Brands Beware: Violence was the Riskiest Brand Safety Category in H1 2017


Nearly a third of impressions flagged for objectionable content were flagged for violence, according to the latest Integral Ad Science Media Quality Report

Integral Ad Science (IAS), the measurement and analytics company that empowers the advertising industry, has released their bi-annual Media Quality Report. The H1 2017 report reveals that violent content accounted for the majority of brand risk on desktop display and desktop video, mirroring H2 2016 results.

Key report insights:

  • Violence accounts for nearly 30 percent or more of all risky impressions flagged from January to June 2017 across desktop and video, for programmatic and publisher direct buys. Violence came at the top of the brand safety category list for both desktop display and video.
  • Results show that brand safety concerns remain consistent with H2 2016, with 9.4% of desktop display impressions and 11.2% of desktop video impressions flagged for objectionable content.
  • There is a strong correlation between impressions flagged and current events, with advertisers updating their brand safety parameters according to the current news cycle. Take for example, the Manchester Arena bombing that occurred in May. IAS analyzed the top keyword blocked that month and found “explosion”, “bombing”, “Manchester Arena” and “Ariana Grande” were all part of that list.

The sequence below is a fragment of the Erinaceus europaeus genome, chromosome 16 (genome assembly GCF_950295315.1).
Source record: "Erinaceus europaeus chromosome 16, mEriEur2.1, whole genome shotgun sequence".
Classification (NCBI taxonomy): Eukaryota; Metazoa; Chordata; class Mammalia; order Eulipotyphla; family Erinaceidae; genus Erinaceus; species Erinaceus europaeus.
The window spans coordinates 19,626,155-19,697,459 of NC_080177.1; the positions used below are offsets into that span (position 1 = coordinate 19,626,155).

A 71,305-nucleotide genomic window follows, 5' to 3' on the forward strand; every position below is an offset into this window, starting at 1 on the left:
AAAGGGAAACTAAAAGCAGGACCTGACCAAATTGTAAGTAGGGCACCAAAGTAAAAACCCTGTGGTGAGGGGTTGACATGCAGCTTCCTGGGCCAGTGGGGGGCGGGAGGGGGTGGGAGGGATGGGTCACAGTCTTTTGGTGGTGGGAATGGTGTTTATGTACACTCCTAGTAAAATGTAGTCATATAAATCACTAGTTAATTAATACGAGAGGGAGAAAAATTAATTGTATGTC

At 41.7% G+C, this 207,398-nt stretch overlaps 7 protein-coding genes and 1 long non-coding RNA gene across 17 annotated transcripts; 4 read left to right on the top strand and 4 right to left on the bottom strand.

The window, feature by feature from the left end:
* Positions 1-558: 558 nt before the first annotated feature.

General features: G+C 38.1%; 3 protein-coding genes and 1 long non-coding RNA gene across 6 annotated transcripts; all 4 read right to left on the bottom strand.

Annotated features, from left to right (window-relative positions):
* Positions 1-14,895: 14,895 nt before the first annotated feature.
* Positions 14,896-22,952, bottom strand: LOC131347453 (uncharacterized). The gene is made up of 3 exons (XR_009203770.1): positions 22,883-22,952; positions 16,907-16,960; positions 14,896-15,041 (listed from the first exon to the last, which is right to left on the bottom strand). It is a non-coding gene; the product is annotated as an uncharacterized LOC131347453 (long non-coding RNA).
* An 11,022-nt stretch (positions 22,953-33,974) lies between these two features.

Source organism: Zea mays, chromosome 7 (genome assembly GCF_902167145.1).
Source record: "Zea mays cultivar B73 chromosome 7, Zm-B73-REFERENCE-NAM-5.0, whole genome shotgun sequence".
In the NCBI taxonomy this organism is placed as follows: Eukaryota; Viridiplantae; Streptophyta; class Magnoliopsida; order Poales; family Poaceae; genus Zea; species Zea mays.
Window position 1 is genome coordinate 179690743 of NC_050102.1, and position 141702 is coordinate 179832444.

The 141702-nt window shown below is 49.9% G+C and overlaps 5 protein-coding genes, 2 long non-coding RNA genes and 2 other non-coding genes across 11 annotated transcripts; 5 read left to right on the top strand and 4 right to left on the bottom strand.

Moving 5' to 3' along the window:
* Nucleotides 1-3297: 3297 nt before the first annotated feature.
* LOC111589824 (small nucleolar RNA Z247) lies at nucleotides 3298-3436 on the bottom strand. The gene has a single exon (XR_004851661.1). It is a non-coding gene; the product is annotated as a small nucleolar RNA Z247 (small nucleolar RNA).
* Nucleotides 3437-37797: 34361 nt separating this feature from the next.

Maria Pousa
Maria Pousa

“We are experiencing a crisis of credibility and trust, which is further exacerbated by the current global socio-political environment. This has created an ongoing hard-news cycle that has proven difficult for brands to navigate on digital environments,” says Maria Pousa, CMO, IAS. “Brand safety has thus become a top priority for marketers this year and will remain a top focus as we head into 2018 midterm elections.”

Beyond typical concerns around reputation management, advertising near unsavory content has the potential to impact a brand’s bottom line. According to the CMO Council, when companies advertise next to objectionable content, 37 percent of consumers rethink purchasing from those brands. Concerns over brand safety have heightened to the point that in some cases, advertisers are now blacklisting hard news sites like Fox News.

Built on in-house data science and engineering expertise, IAS’s brand safety solutions have capabilities in multiple languages, across eight risk categories (adult content, alcohol, gambling, hate speech, illegal downloads, illegal drugs, offensive language and controversial content (which includes fake news), and violence), covering 40 languages and nearly 99% of internet users. In addition to brand safety, IAS’ H1 2017 Media Quality Report highlights various ad fraud, and viewability trends for programmatic and direct advertising across multiple platforms analyzed globally between January 1 and June 30, 2017.

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